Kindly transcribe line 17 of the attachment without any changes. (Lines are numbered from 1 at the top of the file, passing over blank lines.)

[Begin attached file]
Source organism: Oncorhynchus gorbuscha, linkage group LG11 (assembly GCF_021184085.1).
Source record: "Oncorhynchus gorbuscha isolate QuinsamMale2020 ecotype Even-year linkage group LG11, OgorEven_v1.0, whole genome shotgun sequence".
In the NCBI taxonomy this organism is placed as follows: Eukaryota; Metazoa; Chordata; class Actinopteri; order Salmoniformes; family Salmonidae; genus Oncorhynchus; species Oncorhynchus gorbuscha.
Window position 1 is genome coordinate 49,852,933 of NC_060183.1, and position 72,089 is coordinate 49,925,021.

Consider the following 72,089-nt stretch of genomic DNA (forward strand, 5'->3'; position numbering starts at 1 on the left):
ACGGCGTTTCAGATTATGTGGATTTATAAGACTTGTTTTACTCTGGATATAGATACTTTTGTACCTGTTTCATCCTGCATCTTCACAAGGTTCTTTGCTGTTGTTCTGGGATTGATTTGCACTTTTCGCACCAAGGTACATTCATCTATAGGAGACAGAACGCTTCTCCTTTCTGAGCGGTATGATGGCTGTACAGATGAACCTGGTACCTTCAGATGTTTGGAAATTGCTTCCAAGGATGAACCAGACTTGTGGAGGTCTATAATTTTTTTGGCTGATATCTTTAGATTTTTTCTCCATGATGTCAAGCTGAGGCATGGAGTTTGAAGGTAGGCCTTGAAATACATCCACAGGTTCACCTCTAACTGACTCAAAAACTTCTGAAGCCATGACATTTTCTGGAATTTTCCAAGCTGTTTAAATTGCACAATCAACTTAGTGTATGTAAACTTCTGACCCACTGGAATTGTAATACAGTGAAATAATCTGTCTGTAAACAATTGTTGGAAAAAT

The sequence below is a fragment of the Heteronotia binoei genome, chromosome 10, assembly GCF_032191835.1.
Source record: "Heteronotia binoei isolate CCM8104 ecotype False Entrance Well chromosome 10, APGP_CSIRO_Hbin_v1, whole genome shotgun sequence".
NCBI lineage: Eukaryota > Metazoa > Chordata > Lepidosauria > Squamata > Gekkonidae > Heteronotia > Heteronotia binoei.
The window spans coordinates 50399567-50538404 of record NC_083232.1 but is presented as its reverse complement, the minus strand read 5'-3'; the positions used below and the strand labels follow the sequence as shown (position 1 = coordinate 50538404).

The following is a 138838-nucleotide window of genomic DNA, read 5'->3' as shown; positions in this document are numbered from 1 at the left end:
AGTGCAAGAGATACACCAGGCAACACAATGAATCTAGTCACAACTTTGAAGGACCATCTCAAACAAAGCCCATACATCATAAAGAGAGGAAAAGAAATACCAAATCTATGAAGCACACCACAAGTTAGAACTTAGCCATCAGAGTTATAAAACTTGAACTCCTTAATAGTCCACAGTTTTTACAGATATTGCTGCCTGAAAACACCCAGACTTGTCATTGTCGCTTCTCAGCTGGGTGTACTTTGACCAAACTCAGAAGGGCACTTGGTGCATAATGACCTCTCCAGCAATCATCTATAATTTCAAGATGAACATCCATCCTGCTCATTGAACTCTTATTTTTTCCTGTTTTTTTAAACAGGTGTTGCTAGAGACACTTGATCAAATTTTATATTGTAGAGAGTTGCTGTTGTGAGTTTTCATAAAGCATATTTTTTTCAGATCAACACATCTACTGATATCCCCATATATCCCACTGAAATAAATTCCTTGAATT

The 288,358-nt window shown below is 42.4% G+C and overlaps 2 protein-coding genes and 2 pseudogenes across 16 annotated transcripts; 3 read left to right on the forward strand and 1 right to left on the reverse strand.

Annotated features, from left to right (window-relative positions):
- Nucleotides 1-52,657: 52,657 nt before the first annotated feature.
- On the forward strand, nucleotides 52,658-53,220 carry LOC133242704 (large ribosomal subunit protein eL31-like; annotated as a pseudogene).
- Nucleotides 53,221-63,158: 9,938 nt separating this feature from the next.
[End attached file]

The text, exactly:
- Nucleotides 53,221-63,158: 9,938 nt separating this feature from the next.